Dual Diagnosis Resources
Specialized, Whole-Person Treatment for Dual Diagnosis
Life is difficult enough for clients with a mental health disorder without the added burden of a substance use disorder. For many people, the symptoms they endure everyday lead to a complicated coexistence of self-medicating with the use of alcohol and/or drugs. This is because substances can mask mental health disorder symptoms that need to be addressed. That’s why at our dual diagnosis treatment clinic, we help individuals by first addressing their substance abuse disorder to then treat the underlying mental health disorder successfully.
If you or a loved one is in a vicious cycle of emotional pain that leads to seeking refuge by using alcohol or drugs, treatment at Clearview may be beneficial. The resources provided on this page are hopefully helpful as you have questions about dual diagnosis. If you or a loved one is seeking treatment or has questions about treatment, please reach out to our friendly admissions counselors. Clearview can put you or your loved one on the path to recovery from dual diagnosis.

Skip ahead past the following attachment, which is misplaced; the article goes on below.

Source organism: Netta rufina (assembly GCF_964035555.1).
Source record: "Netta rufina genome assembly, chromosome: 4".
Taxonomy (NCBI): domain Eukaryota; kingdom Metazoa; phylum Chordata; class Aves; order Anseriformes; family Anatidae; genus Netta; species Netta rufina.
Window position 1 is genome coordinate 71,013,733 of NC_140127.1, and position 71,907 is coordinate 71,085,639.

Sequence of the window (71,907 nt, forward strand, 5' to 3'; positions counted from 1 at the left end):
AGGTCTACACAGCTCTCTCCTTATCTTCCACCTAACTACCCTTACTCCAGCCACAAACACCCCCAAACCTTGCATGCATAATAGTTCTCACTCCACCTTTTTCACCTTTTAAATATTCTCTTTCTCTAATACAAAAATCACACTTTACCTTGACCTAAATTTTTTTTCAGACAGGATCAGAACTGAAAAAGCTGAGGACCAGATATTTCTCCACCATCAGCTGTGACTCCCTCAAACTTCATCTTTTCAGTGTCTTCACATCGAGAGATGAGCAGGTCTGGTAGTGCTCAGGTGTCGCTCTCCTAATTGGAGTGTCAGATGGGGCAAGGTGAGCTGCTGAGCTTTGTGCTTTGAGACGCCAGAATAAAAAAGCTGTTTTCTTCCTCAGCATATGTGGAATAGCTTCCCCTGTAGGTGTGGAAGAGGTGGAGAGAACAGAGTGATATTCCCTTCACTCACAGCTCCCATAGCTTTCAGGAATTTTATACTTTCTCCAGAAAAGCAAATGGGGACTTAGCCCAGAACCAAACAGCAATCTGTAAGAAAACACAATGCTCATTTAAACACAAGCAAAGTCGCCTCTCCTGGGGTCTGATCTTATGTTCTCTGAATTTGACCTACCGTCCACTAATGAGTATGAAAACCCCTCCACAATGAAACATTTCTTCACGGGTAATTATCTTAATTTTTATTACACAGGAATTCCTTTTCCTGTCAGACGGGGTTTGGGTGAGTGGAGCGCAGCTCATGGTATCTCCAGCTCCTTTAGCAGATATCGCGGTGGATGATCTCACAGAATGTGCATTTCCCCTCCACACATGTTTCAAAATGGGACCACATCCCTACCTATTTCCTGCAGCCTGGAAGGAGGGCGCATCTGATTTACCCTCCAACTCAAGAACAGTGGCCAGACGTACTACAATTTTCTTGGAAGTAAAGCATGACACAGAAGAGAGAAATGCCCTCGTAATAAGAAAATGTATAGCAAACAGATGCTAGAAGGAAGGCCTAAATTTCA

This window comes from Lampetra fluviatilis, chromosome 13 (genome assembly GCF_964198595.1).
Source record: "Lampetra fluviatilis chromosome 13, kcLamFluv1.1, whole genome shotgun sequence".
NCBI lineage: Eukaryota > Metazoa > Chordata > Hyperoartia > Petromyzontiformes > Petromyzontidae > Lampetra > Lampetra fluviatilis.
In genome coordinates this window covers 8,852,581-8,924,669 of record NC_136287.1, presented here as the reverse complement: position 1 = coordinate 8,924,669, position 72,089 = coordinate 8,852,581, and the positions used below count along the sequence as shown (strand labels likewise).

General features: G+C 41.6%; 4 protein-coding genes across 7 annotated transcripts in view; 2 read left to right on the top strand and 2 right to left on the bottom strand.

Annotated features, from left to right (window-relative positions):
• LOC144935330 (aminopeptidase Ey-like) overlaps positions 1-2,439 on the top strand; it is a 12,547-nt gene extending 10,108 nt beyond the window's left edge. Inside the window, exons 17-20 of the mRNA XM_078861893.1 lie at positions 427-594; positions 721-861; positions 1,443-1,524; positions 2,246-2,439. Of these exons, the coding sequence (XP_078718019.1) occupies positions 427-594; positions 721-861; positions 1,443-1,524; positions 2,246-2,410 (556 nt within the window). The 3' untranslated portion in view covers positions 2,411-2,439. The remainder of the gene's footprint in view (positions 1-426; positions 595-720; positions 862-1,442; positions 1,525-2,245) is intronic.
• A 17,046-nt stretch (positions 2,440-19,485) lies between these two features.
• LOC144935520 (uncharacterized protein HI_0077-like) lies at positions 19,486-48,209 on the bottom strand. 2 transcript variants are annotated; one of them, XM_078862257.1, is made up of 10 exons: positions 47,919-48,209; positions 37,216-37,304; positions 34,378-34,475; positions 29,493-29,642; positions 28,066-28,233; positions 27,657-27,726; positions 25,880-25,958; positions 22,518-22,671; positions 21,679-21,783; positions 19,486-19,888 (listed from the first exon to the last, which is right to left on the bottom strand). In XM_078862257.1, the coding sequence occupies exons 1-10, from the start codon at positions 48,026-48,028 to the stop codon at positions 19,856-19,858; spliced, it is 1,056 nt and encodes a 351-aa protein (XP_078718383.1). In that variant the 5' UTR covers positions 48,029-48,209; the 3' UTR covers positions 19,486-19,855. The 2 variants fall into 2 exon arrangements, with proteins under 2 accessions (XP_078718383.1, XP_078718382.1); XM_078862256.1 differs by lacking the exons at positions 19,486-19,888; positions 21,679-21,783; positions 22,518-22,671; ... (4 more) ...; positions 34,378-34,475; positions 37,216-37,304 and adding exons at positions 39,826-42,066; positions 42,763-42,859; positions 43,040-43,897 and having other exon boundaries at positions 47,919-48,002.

Dual Diagnosis FAQs
According to the Substance Abuse and Mental Health Services Administration, about 8 million people, or 17.5 percent of adults living in the United States with a mental illness, have a co-occurring substance use disorder. Mental health and addiction psychoanalysts progressively believe that brain disorders and substance abuse disorders are biologically and physiologically constructed. Combinations of mental illness and substance abuse are now so common that many clinicians expect to discover and treat both.
A dual diagnosis means you have both a drug or alcohol addiction and a mental health disorder, such as depression, anxiety, or borderline personality disorder. Many people struggling with symptoms of mental illness use alcohol or drugs to find relief from their symptoms, which can ultimately lead to more severe addiction.
How to treat Dual Diagnosis
Get your treatment questions answered with care.